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Bsn Verses Adn Degree

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Submitted By hpickle
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Heather Pickle
Disagreement has existed for many years regarding the importance of a higher educational background for the nurse. LPN'S were accepted for many years under the supervision of a ADN nurse. Now, the bar has been raised even more with the BSN nurse degree being the most sought after by employers. This paper will attempt to describe the differences in the Associates degree nurse and the Bachelors degree nurse. Both the ADN degree and the BSN degree will allow the new graduate to take the NCLEX-RN exam. The BSN degree will further enable the new graduate to practice under a richer educational background that focused on theory and leadership.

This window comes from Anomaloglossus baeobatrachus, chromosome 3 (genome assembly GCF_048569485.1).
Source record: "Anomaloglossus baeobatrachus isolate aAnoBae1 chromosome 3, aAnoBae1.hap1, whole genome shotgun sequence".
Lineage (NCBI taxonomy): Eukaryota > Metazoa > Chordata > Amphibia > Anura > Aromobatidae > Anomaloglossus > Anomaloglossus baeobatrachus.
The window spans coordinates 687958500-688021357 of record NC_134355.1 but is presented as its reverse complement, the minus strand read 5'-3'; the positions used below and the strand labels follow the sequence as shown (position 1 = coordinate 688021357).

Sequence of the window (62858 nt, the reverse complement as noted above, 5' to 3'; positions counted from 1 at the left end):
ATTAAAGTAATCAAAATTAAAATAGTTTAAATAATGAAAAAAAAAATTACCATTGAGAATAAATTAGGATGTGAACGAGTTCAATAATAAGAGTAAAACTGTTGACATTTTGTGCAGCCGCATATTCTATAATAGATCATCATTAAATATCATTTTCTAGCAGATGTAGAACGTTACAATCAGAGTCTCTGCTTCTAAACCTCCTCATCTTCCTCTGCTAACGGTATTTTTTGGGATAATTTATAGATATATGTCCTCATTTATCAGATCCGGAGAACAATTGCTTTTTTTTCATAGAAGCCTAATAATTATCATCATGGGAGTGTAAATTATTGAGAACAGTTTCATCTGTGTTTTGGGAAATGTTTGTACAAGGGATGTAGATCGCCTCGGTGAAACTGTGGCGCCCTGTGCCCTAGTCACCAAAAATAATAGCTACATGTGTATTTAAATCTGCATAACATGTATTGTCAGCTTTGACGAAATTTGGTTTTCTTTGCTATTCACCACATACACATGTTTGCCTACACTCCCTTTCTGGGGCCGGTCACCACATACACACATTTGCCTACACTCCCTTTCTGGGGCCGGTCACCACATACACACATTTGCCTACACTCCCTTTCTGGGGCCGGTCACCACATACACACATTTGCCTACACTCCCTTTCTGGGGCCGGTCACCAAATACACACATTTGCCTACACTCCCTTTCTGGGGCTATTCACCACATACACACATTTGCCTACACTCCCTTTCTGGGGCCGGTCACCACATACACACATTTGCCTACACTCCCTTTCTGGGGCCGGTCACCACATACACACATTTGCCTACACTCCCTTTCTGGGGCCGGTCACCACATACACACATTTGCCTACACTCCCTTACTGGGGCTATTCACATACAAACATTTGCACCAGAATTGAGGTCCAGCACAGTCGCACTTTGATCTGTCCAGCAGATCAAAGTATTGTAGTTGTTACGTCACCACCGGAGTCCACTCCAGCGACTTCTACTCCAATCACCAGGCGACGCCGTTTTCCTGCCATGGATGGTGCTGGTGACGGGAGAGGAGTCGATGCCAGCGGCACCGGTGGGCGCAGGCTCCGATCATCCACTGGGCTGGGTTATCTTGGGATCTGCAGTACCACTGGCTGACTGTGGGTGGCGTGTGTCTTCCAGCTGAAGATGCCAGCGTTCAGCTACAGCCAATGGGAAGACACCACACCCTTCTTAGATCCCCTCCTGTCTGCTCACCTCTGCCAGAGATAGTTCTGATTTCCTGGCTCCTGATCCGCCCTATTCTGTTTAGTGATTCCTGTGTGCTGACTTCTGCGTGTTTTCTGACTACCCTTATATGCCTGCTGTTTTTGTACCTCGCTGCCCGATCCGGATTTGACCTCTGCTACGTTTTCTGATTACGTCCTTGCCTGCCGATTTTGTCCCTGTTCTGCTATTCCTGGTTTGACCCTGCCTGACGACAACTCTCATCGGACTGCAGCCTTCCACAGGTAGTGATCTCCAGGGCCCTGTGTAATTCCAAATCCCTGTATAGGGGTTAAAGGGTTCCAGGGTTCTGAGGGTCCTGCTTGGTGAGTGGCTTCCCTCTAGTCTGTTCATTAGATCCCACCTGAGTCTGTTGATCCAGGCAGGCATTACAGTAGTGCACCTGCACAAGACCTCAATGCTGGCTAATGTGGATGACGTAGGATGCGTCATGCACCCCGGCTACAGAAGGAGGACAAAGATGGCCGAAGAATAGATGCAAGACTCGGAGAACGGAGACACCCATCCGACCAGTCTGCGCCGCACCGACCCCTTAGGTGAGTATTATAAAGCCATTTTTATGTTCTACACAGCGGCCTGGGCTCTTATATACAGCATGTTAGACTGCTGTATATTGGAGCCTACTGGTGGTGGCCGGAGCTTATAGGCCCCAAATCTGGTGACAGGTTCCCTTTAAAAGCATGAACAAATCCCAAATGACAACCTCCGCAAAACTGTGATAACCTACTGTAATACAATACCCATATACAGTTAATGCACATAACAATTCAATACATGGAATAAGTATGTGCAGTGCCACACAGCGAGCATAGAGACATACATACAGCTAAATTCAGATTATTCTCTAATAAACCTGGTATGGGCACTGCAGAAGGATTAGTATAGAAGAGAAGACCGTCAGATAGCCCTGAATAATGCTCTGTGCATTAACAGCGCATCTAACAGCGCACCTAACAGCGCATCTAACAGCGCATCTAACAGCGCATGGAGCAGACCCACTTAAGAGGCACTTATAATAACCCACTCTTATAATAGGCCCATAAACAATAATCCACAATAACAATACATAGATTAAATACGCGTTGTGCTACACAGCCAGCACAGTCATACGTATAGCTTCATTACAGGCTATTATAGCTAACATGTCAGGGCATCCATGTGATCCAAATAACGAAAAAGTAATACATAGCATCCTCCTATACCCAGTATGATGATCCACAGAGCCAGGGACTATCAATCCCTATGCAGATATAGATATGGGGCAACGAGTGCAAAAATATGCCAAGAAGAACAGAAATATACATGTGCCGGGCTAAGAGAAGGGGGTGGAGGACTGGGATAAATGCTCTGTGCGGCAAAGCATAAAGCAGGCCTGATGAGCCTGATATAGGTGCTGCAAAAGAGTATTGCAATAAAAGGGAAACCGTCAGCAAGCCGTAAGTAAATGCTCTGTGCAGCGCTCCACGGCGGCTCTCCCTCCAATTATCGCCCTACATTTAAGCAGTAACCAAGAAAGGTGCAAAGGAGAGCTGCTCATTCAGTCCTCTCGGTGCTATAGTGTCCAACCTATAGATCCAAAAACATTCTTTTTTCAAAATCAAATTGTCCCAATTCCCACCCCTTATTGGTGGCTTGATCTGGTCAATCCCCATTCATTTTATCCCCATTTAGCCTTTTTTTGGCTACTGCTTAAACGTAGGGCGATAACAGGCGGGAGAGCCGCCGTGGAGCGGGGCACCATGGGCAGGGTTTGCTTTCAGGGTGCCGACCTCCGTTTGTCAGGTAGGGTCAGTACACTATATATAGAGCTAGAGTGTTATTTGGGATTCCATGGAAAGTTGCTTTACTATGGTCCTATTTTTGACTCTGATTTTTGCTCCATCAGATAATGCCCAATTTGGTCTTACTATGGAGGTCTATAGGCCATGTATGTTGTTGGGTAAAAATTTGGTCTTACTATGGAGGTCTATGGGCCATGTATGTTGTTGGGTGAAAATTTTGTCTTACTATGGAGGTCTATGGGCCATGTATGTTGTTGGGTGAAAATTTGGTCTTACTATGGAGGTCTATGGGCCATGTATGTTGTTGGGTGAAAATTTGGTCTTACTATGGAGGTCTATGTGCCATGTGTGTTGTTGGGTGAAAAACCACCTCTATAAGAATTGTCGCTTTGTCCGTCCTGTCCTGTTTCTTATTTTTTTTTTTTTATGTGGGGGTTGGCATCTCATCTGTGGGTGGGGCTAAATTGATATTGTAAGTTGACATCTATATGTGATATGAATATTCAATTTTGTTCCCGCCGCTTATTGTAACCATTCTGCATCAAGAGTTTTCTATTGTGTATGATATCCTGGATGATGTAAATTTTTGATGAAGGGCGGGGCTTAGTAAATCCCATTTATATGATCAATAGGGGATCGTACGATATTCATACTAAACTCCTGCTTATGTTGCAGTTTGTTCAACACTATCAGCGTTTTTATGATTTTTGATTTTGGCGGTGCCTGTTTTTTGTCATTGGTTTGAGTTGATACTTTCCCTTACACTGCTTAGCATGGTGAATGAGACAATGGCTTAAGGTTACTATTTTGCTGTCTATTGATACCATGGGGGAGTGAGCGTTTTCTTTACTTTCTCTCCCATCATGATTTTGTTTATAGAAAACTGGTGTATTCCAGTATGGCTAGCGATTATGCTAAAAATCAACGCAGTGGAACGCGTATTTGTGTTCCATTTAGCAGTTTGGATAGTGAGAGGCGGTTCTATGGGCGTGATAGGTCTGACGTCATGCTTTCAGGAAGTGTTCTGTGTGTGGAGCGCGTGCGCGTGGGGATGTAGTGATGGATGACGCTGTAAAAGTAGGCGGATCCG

The ADN degree program trains the nurse in task oriented clinical applications. This program came about during World War two when nurses were needed quickly to fill the demands the war was causing. As such, the ADN nurse is well qualified to care for patients direct care needs. On the other hand, BSN programs generally have a stronger emphasis on leadership and nursing theory.
According to the Kaiser Family Foundation, there are currently 3,908,299 nurses in the U.S. workforce today. The nurse is most often the first health care professional the patient encounters when seeking treatment. This is a great responsibility bestowed on the nurse to carry when triaging a patient who could be in a life or death situation. The nurse works side by side with doctors, case management and social workers. The nurse many times needs to be aware of limitations in patient care due to the type of insurance a patient has or other legal obstacles. The BSN degree prepares the nurse to face these challenges to better take care of the patient. Todays health care setting is requiring more and more from the nurse than just knowledge of bedside care. This demand requires that the nurse have a solid educational background…...

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